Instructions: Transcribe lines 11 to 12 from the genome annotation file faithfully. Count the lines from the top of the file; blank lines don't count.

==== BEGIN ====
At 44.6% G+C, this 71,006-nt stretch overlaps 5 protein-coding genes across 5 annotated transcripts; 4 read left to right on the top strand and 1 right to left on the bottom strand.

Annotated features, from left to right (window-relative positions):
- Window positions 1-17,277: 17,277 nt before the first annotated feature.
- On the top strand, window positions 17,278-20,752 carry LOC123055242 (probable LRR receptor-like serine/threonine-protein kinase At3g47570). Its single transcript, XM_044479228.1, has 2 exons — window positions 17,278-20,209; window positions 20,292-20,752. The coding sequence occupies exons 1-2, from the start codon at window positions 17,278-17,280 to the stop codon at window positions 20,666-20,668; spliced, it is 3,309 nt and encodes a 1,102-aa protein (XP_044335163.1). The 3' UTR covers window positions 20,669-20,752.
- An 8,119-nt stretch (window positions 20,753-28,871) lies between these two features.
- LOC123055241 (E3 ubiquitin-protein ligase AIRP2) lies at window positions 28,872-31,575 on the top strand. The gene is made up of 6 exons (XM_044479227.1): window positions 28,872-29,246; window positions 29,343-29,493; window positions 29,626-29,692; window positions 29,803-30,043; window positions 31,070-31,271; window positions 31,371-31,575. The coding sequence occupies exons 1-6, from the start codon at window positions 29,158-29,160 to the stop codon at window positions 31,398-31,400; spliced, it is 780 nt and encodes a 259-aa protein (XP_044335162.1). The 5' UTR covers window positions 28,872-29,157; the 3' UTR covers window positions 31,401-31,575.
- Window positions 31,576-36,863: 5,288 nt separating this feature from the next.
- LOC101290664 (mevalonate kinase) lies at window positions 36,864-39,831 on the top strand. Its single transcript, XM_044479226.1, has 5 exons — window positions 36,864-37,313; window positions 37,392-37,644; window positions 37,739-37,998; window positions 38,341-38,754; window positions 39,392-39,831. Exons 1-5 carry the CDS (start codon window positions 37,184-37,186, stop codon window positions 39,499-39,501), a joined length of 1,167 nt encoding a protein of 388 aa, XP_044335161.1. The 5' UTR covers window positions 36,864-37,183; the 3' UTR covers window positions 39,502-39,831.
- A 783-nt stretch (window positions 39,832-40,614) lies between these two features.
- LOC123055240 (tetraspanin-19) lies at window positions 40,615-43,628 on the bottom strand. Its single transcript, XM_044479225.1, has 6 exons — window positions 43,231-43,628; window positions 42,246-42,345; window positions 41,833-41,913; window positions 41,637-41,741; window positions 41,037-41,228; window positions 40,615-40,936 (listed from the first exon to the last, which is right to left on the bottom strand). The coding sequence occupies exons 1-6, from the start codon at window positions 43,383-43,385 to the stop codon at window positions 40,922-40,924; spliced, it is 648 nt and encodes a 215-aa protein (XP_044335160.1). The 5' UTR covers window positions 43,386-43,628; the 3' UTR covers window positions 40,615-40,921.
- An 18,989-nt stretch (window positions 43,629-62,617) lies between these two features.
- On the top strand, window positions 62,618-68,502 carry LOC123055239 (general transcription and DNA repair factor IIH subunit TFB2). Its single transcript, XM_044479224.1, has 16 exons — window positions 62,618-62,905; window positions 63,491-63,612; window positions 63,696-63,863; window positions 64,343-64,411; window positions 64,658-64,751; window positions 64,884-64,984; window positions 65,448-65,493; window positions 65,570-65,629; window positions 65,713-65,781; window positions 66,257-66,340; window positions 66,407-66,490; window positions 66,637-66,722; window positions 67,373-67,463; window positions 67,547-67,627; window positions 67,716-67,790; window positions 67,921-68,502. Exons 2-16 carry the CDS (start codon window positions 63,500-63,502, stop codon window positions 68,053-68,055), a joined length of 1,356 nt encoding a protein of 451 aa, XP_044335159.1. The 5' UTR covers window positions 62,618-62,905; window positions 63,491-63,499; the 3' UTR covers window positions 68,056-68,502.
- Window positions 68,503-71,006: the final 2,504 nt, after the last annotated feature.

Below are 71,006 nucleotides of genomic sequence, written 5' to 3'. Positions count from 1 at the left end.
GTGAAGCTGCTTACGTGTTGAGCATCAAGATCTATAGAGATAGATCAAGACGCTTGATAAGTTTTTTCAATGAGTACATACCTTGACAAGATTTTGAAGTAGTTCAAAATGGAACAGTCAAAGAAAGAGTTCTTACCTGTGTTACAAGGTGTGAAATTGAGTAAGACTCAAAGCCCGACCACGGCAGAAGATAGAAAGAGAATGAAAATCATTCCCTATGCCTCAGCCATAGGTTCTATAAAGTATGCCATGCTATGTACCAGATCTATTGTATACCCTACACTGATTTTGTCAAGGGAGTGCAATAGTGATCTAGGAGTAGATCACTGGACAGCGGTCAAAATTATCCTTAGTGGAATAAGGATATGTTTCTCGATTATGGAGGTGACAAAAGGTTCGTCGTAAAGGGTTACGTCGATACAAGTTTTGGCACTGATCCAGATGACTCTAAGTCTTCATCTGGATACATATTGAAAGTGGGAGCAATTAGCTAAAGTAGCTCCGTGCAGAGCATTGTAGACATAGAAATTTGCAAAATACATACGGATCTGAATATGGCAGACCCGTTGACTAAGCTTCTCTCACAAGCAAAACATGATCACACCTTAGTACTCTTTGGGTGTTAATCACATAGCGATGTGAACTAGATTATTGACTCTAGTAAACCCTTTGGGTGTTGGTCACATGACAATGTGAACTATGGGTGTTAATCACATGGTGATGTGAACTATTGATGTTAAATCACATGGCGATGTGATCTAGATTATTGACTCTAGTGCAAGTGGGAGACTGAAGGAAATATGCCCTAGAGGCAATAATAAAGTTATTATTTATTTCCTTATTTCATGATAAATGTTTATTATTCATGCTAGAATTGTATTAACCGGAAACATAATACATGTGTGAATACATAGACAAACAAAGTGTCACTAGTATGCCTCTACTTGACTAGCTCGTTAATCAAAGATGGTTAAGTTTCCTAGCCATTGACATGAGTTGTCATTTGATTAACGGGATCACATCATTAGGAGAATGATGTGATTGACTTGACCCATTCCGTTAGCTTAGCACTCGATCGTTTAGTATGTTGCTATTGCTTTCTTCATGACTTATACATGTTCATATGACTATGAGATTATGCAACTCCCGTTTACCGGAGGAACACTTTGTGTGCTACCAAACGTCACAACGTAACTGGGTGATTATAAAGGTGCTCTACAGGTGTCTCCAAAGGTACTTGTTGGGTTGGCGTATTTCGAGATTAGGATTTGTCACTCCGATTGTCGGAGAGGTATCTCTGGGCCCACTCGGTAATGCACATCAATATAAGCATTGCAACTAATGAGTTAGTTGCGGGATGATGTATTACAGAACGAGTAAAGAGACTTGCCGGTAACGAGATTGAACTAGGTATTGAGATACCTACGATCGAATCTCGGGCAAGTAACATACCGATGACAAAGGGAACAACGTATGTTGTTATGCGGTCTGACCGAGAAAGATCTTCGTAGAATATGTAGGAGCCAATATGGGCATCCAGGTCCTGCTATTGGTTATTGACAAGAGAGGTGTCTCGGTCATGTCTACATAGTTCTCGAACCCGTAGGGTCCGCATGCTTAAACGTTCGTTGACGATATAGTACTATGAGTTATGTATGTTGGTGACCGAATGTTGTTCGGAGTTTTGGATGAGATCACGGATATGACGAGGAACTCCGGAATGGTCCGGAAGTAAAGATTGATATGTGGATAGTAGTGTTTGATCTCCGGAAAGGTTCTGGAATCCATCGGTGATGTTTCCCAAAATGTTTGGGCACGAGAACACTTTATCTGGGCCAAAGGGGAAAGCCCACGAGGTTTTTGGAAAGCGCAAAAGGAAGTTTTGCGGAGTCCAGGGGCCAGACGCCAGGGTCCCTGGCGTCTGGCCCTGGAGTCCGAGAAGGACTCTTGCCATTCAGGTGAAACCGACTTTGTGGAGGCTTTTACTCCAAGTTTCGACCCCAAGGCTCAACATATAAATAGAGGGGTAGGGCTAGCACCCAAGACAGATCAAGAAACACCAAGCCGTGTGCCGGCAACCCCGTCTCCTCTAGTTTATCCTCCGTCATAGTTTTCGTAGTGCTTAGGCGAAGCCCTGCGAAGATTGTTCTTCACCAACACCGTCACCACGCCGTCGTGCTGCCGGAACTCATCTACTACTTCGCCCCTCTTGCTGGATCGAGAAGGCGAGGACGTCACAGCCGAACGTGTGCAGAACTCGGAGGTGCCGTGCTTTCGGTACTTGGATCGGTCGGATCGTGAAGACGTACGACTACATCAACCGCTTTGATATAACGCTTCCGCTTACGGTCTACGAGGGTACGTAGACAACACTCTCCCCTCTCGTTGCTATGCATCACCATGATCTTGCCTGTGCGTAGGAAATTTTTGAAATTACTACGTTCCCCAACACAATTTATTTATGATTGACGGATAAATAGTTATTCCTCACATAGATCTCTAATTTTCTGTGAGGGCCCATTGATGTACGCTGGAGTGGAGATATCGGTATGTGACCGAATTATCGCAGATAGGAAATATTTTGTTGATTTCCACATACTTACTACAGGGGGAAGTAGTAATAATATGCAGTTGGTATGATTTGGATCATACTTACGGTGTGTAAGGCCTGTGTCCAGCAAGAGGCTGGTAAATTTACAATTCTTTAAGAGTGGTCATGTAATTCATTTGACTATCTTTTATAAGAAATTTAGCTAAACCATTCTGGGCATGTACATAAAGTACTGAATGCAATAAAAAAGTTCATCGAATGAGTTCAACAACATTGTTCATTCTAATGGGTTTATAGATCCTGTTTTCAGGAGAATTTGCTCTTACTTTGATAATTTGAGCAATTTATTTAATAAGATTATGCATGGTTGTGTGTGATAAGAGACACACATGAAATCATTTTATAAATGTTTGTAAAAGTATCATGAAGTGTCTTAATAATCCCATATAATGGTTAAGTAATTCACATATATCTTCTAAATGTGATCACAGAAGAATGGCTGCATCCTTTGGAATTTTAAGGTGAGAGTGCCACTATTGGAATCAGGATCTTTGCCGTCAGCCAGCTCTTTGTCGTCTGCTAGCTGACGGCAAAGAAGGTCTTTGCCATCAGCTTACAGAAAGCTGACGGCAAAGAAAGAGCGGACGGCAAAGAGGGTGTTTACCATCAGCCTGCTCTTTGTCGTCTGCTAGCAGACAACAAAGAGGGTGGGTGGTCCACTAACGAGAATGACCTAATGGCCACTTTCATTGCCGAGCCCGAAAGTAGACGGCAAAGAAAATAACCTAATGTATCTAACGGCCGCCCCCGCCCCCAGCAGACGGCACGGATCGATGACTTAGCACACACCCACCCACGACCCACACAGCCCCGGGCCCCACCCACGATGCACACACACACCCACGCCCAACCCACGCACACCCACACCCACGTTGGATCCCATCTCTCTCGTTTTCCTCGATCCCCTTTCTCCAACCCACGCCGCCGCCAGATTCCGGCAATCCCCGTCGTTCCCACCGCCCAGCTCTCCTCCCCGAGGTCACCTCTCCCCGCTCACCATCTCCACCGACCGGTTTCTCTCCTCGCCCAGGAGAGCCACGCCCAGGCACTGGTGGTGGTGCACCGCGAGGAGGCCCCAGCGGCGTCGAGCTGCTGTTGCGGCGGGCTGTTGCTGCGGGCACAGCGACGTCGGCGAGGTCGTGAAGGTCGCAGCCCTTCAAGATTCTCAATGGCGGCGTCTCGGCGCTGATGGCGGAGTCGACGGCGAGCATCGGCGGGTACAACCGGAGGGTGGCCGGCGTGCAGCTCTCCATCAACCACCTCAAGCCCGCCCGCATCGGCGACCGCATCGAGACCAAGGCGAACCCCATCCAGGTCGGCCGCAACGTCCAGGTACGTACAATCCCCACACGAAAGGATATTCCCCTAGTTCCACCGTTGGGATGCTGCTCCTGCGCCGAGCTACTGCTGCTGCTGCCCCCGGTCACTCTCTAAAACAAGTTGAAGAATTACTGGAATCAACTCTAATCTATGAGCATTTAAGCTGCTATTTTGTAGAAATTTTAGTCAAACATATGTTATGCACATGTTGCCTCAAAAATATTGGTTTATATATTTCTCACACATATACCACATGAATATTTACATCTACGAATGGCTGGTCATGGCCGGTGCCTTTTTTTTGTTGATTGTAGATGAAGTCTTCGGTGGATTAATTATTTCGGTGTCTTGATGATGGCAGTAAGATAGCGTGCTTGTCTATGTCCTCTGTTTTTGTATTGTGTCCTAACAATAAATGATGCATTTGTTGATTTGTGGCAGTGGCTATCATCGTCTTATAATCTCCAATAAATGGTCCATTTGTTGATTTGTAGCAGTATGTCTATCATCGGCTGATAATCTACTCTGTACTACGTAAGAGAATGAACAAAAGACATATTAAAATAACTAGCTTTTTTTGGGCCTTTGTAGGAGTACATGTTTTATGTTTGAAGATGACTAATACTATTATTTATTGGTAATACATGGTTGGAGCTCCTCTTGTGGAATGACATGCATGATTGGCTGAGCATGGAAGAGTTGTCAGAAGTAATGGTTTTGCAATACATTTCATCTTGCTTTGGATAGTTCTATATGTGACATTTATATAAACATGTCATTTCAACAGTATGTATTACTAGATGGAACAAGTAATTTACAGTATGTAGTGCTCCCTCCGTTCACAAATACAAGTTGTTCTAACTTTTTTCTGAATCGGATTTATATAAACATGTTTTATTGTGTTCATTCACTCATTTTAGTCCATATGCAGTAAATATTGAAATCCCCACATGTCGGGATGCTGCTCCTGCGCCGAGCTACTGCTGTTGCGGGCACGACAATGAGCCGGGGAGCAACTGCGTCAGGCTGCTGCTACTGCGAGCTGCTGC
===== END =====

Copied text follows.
- An 18,989-nt stretch (window positions 43,629-62,617) lies between these two features.
- On the top strand, window positions 62,618-68,502 carry LOC123055239 (general transcription and DNA repair factor IIH subunit TFB2). Its single transcript, XM_044479224.1, has 16 exons — window positions 62,618-62,905; window positions 63,491-63,612; window positions 63,696-63,863; window positions 64,343-64,411; window positions 64,658-64,751; window positions 64,884-64,984; window positions 65,448-65,493; window positions 65,570-65,629; window positions 65,713-65,781; window positions 66,257-66,340; window positions 66,407-66,490; window positions 66,637-66,722; window positions 67,373-67,463; window positions 67,547-67,627; window positions 67,716-67,790; window positions 67,921-68,502. Exons 2-16 carry the CDS (start codon window positions 63,500-63,502, stop codon window positions 68,053-68,055), a joined length of 1,356 nt encoding a protein of 451 aa, XP_044335159.1. The 5' UTR covers window positions 62,618-62,905; window positions 63,491-63,499; the 3' UTR covers window positions 68,056-68,502.